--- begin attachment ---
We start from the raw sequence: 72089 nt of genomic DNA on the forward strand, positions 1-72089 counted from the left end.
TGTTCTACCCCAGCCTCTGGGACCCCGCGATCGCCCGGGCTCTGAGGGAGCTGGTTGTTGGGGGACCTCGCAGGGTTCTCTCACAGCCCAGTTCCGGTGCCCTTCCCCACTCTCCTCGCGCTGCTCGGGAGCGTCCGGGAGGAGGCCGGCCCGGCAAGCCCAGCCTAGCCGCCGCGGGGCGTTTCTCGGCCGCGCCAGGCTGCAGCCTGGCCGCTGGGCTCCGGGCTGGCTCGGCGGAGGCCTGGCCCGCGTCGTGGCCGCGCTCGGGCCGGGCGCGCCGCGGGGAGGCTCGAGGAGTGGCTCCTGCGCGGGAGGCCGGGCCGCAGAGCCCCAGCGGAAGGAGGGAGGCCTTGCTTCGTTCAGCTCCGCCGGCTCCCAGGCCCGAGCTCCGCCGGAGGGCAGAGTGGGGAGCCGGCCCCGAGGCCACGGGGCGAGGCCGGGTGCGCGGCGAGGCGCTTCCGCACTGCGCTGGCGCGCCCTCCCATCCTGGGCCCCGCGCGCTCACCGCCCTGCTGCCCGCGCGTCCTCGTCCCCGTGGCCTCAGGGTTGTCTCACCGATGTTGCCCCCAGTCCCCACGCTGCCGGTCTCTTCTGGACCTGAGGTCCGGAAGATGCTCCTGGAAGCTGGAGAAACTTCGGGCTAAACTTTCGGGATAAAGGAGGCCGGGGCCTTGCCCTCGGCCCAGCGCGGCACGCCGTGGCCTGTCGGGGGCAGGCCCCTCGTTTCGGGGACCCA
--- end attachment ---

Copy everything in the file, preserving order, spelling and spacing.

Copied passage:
We start from the raw sequence: 72089 nt of genomic DNA on the forward strand, positions 1-72089 counted from the left end.
TGTTCTACCCCAGCCTCTGGGACCCCGCGATCGCCCGGGCTCTGAGGGAGCTGGTTGTTGGGGGACCTCGCAGGGTTCTCTCACAGCCCAGTTCCGGTGCCCTTCCCCACTCTCCTCGCGCTGCTCGGGAGCGTCCGGGAGGAGGCCGGCCCGGCAAGCCCAGCCTAGCCGCCGCGGGGCGTTTCTCGGCCGCGCCAGGCTGCAGCCTGGCCGCTGGGCTCCGGGCTGGCTCGGCGGAGGCCTGGCCCGCGTCGTGGCCGCGCTCGGGCCGGGCGCGCCGCGGGGAGGCTCGAGGAGTGGCTCCTGCGCGGGAGGCCGGGCCGCAGAGCCCCAGCGGAAGGAGGGAGGCCTTGCTTCGTTCAGCTCCGCCGGCTCCCAGGCCCGAGCTCCGCCGGAGGGCAGAGTGGGGAGCCGGCCCCGAGGCCACGGGGCGAGGCCGGGTGCGCGGCGAGGCGCTTCCGCACTGCGCTGGCGCGCCCTCCCATCCTGGGCCCCGCGCGCTCACCGCCCTGCTGCCCGCGCGTCCTCGTCCCCGTGGCCTCAGGGTTGTCTCACCGATGTTGCCCCCAGTCCCCACGCTGCCGGTCTCTTCTGGACCTGAGGTCCGGAAGATGCTCCTGGAAGCTGGAGAAACTTCGGGCTAAACTTTCGGGATAAAGGAGGCCGGGGCCTTGCCCTCGGCCCAGCGCGGCACGCCGTGGCCTGTCGGGGGCAGGCCCCTCGTTTCGGGGACCCA